Archive for September, 2016

Prayer alarm

It’s a good thing people have prayer requests.

We all garage our cell phones on chargers in the kitchen, theoretically at 9:00 PM. Last night I was working at my desk after our dinner with Josiah at Hook and Ladder Pizza Company, and when I looked up, it was 9:50 (my bedtime) and my phone was still up with me on my desk. I didn’t want to bother taking it down, so I took it into our room and plugged it in there.

This morning, my alarm went off as usual at 5:55, and as usual, I got up, turned it off, and got back in bed to lie there for a few more minutes before starting my day; few being a number between five and ten.

Suddenly my phone dinged with a text message, and I looked at the clock. 7:18!!! I leapt out of bed, looked at my phone, saw that it was a prayer request, prayed, and began hastening through an abbreviated version of my morning routine. Between Bible reading, stretching, walking and praying, harvesting, watering, showering, applying my face, lotioning, dressing, fixing my hair, and occasionally grabbing something to eat or drink, the full version takes about 2.75 hours, but as I needed to leave the house promptly at 9 AM, several things would obviously have to be omitted.

I did the essentials in high speed, but had my friend not texted me her prayer request, I suppose I might have slept all the way through church!

Jeopardy question: What is “TBD?”

Answer: The number of days (weeks? months?!?) between the time that one finds in one’s trunk the cooler of chicken breasts and pork egg rolls she bought at Sam’s TEN DAYS EARLIER and the time when her car no longer reeks of road kill.

NOTE: While the human gag reflex is indeed a powerful force, having coated the trunk with a solid layer of baking soda and having placed two half steamer pans of (unlit!) charcoal briquets in the seats of the car, a 17 year-old male who is desperate for wheels with better gas mileage than his only alternative (a 2004 Durango getting 15 mpg tops) will volunteer to drive said stench-mobile so his mother doesn’t have to. What a chivalrous son!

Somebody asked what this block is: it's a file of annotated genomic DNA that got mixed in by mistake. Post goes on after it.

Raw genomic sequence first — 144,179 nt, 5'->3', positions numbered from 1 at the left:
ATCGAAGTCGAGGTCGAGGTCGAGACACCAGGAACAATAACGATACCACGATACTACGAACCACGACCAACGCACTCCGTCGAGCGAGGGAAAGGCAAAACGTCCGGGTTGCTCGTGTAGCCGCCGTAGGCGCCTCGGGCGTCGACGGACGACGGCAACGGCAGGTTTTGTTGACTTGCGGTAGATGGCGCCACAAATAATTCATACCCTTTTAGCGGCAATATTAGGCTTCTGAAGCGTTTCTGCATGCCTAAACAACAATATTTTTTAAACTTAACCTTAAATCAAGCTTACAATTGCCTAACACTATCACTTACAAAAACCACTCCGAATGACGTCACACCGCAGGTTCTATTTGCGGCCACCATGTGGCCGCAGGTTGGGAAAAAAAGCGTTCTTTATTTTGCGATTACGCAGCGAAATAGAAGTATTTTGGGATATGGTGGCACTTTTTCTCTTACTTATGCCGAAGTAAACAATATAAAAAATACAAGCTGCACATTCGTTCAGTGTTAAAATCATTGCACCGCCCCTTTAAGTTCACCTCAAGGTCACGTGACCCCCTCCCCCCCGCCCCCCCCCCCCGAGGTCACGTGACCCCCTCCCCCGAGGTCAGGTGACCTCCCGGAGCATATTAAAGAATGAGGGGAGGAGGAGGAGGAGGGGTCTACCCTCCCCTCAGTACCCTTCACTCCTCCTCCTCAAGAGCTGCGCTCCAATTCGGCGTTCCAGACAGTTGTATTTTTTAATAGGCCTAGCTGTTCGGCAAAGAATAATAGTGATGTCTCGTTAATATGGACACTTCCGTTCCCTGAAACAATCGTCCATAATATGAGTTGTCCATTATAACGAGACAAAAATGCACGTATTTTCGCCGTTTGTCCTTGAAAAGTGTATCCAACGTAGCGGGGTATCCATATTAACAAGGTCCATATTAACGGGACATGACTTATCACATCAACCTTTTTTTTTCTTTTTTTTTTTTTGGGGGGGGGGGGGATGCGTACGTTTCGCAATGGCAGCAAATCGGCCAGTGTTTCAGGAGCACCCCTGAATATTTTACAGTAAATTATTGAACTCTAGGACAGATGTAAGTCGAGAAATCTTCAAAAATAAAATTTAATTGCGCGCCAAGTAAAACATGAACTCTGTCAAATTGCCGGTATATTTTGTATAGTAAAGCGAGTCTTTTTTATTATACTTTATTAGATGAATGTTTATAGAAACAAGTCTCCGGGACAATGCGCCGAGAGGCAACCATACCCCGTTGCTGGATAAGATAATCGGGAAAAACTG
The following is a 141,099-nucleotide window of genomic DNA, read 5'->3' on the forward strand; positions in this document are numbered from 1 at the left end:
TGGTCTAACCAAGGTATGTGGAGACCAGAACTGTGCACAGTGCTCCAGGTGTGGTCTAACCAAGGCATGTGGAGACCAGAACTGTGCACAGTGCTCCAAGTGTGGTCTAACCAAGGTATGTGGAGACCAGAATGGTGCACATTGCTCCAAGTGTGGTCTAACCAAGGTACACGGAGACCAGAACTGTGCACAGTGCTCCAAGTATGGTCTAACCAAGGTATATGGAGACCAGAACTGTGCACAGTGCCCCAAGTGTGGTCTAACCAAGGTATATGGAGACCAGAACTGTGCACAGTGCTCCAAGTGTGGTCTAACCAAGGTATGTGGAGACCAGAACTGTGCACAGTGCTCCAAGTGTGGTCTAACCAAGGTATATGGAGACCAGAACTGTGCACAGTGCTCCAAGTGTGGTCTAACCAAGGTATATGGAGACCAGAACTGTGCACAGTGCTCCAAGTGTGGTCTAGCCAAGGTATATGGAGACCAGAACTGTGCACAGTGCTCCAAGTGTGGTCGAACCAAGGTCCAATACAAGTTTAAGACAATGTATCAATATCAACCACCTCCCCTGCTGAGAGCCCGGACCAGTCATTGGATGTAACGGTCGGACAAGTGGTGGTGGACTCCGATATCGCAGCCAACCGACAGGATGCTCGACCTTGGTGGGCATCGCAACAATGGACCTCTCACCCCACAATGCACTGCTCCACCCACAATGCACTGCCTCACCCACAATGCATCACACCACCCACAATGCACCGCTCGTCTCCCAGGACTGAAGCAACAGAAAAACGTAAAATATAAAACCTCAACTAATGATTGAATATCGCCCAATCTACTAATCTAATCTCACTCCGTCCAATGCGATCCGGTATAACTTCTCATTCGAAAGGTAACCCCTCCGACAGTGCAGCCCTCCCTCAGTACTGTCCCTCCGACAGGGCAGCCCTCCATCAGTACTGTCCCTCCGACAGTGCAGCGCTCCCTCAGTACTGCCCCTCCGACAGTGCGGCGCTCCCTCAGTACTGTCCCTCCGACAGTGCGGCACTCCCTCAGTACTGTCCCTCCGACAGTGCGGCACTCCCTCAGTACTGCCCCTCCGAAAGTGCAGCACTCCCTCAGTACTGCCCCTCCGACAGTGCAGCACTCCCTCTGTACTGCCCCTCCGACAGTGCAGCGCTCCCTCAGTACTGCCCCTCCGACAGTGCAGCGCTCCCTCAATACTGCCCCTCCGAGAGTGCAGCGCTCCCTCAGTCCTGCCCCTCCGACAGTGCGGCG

Depend-ing on slippers and a noodle

Today our church threw a surprise party for our pastor’s 50th birthday. It was a riot.

The planners decreed it would have an 80s theme, and we were all supposed to “dress 80s.” Well, as I told someone last week, “For one thing, I don’t know what 80s clothing looks like, and for another thing, I probably wear it every day!” So I did not dress up, but many folks did. We had all kinds of costumes:

Leotard-type outfits with off-the-shoulder T-shirts over

Big sunglasses

Big hair

A guy in gold foil pants

Foofy hair with skinny headbands

A woman in a tutu

The Blues Brothers(!)

Leg warmers

And a Richard Simmons look-alike who loved everybody

The first order of business was the “50 Year-Old Olympics,” which turned out to be a relay race. We were all asked to line up behind one of the two team captains, Pastor Barb and Kris, so I hoofed my compliant self right over behind Kris and waited for “Richard” to give us instructions. When he did, I realized I was in trouble.

The first person on each team had to put on a pair of Depends and a pair of slippers, run down a short course, pick up a pool noodle, throw it through a hula hoop being held aloft some 18 feet away, run back to the starting point, extricate himself from the Depends and slippers,and hand them off to. . .

the second person, who would put on the Depends and slippers, run down the course, put on a pair of goofy glasses, read an eye chart, return to the starting point, extricate himself from the Depends and slippers, and hand them off to. . .

the third person, who would put tn the Depends and slippers, run down the course, toss Kit-Kat bars into a bedpan positioned some ten feet away, run back to the starting point, extricate himself from the Depends and slippers, and hand them off to. . .

the fourth person, who would put on the Depends and slippers, pick up a set of crutches, crutch down the course to an inverted stack of five Solo cups, three of which he was required to stack pyramid style (two cups inverted on the bottom with one inverted atop the two) using only his crutches(!!!), crutch back to the starting point, extricate himself from the Depends and slippers, and hand them off to. . .

the final person, who would put on the Depends and slippers, get into a wheelchair and wheel himself down the course and back, weaving in and out among an array of strategically positioned traffic cones.

Well.

Kris asked me to go first for our team (thanks, a lot, Kris), and let me just say that had I taken my tennis shoes off, it would have been much easier to get the slippers on and the Depends off.

Pastor Barb’s team won, but only by a nose.

There were all kinds of decorations, Rubic’s Cube cupcakes, and a survey about the prices of various items in 1966. Our Guest of Honor opened a nice selection of gifts (many with 80s themes) and cards (most of which were funny; one evidently so extremely funny(?) risque(?) that she wouldn’t read it aloud and hid it from view).